Jesus Cares About You as an Individual

herd of animals on grass field near mountains
Photo by Temo Berishvili on

There’s a common misunderstanding (by a small group of people) that Jesus was somewhat of a socialist. I’m not going to address all the supposed evidence for this today. Instead I want to point out how certain parables demonstrate that Jesus shows that he cares very much about individuals. Even though he fed thousands and preached about helping the poor and loving others, he was not lumping all people together or discounting the needs of unique individuals.

Actually, there are many examples of where Jesus helped ONE person, but not everyone. He spoke to crowds, but he often took one person and dealt with them as a individual needing salvation. The message is that each of us will stand before God after we die so each of us needs to be saved individually. There is no collective salvation or discarding individuals for the ‘needs of the many’. His death and resurrection is effective for the salvation of all who will believe, but not all will believe.

John 3:16 says that God loved the world and gave his son so that those who believe will have everlasting life. John 3:18 says this:

18 Whoever believes in him is not condemned, but whoever does not believe stands condemned already because they have not believed in the name of God’s one and only Son.

This verse tells us that salvation is only for those who believe. It is not dispensed collectively to all people.

So what is the parable that sparked these thoughts? There are actually three and they are all listed one after another so we can see that they are related. The Parable of the Lost Sheep, the Parable of the Lost Coin and the Parable of the Lost (or Prodigal) Son. In all of these stories, something is lost and found. The seeker leaves what they already have and goes to find the lost thing. A woman seeks her lost coin. A father welcomes his prodigal son. Jesus says that ONE lost thing was important to the seeker. The seeker leaves the others behind to go find or welcome the lost sheep, coin, and son.

Jesus was not saying that he didn’t care about the other sheep. They were already saved! He was saying that EACH SHEEP mattered to him. He said 10 In the same way, I tell you, there is rejoicing in the presence of the angels of God over one sinner who repents.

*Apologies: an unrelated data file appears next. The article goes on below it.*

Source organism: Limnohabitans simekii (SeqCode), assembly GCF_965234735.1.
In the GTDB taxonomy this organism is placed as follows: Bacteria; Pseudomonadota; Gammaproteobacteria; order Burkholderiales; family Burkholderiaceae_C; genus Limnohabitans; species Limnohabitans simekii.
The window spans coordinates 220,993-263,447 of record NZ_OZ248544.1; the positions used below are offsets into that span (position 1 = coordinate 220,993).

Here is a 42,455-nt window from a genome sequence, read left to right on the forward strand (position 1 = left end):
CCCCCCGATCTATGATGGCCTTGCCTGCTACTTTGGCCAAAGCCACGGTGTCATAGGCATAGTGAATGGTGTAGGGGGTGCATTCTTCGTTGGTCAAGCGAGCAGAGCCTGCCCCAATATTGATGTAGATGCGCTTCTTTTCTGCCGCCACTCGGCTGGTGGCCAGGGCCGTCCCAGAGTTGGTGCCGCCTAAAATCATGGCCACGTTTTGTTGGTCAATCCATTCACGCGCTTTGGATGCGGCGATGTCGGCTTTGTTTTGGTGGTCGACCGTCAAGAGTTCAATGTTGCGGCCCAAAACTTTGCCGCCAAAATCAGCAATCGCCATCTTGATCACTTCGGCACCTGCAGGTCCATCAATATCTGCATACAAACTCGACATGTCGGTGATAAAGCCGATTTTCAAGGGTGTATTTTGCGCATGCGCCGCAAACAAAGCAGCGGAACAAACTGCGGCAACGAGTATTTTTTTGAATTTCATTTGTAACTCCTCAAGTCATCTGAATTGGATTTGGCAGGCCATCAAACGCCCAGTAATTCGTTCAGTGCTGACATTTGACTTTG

Unlike collectivist thinking, each person has value. In socialism or communism, the mantra is ‘the needs of the group over the needs of the individual’. Jesus is able to take care of both. He is not a socialist, he is outside of such limited human concepts. Humans can’t even conceive of being able to take care of each and every individual while still doing what is best for everyone! But God can.

Heaven will actually be more like a ‘communist paradise’ than anything possible on this earth. We will all be unified in love and sin will no longer divide us! Every person will glorify GOD and do His will and our needs (whatever that will be)will be provided for, but there will be no risk of corruption or power struggles or starvation. Only in the kingdom of heaven can collectivism work. But to get there, you must be individually saved by grace and faith.

Christians should have a common goal while still on earth, to love God and love people, but we should not expect any government or group to be perfect and we must beware of giving unconditional loyalty to anyone but God. Cults are famous for claiming to be the ‘only’ true church and requiring unquestioning and collective behavior. God wants us to seek Him and put our faith in Him alone, not the false security of being part of an institution. Church is important, but it doesn’t save you.

Every one of us is important to God. Are you saved?


  1. Someone noted once that the socialist and nudist make the same mistake. They try to invoke Eden’s lifestyle here on earth while we are still in our fallen sinful state. Someday issues of politics and clothing will matter little because we will be focused on the Lamb, and He will be caring for each of us.
    ❤️&🙏, c.a.

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